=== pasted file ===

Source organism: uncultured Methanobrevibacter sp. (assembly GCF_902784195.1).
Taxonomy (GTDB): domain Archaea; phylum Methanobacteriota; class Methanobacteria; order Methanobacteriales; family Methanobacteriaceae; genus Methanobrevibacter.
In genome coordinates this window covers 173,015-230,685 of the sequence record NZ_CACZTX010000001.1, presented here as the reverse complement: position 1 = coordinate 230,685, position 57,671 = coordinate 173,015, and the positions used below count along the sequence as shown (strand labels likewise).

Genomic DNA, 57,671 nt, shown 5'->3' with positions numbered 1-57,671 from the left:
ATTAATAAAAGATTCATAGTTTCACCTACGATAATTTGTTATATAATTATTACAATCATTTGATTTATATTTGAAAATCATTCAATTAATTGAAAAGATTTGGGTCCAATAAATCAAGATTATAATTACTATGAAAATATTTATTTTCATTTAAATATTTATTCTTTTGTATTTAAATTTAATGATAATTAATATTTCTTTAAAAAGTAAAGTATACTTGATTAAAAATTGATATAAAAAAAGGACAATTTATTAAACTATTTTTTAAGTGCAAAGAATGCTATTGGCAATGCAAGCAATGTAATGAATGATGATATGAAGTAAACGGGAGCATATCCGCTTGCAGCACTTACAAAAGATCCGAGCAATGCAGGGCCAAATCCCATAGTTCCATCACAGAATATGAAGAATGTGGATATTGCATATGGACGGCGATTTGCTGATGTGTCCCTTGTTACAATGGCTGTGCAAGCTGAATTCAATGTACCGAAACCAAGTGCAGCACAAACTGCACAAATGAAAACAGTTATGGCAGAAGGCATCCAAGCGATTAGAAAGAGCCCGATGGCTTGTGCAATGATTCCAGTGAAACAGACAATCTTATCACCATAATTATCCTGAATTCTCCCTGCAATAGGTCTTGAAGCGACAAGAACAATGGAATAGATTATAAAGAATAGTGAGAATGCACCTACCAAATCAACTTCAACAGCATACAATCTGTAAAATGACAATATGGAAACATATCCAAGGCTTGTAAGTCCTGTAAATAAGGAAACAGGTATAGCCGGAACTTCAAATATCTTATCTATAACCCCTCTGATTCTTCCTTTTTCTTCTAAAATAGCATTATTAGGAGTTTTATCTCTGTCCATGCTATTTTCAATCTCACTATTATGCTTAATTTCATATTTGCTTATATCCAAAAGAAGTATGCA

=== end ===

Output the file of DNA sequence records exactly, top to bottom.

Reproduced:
Source organism: uncultured Methanobrevibacter sp. (assembly GCF_902784195.1).
Taxonomy (GTDB): domain Archaea; phylum Methanobacteriota; class Methanobacteria; order Methanobacteriales; family Methanobacteriaceae; genus Methanobrevibacter.
In genome coordinates this window covers 173,015-230,685 of the sequence record NZ_CACZTX010000001.1, presented here as the reverse complement: position 1 = coordinate 230,685, position 57,671 = coordinate 173,015, and the positions used below count along the sequence as shown (strand labels likewise).

Genomic DNA, 57,671 nt, shown 5'->3' with positions numbered 1-57,671 from the left:
ATTAATAAAAGATTCATAGTTTCACCTACGATAATTTGTTATATAATTATTACAATCATTTGATTTATATTTGAAAATCATTCAATTAATTGAAAAGATTTGGGTCCAATAAATCAAGATTATAATTACTATGAAAATATTTATTTTCATTTAAATATTTATTCTTTTGTATTTAAATTTAATGATAATTAATATTTCTTTAAAAAGTAAAGTATACTTGATTAAAAATTGATATAAAAAAAGGACAATTTATTAAACTATTTTTTAAGTGCAAAGAATGCTATTGGCAATGCAAGCAATGTAATGAATGATGATATGAAGTAAACGGGAGCATATCCGCTTGCAGCACTTACAAAAGATCCGAGCAATGCAGGGCCAAATCCCATAGTTCCATCACAGAATATGAAGAATGTGGATATTGCATATGGACGGCGATTTGCTGATGTGTCCCTTGTTACAATGGCTGTGCAAGCTGAATTCAATGTACCGAAACCAAGTGCAGCACAAACTGCACAAATGAAAACAGTTATGGCAGAAGGCATCCAAGCGATTAGAAAGAGCCCGATGGCTTGTGCAATGATTCCAGTGAAACAGACAATCTTATCACCATAATTATCCTGAATTCTCCCTGCAATAGGTCTTGAAGCGACAAGAACAATGGAATAGATTATAAAGAATAGTGAGAATGCACCTACCAAATCAACTTCAACAGCATACAATCTGTAAAATGACAATATGGAAACATATCCAAGGCTTGTAAGTCCTGTAAATAAGGAAACAGGTATAGCCGGAACTTCAAATATCTTATCTATAACCCCTCTGATTCTTCCTTTTTCTTCTAAAATAGCATTATTAGGAGTTTTATCTCTGTCCATGCTATTTTCAATCTCACTATTATGCTTAATTTCATATTTGCTTATATCCAAAAGAAGTATGCA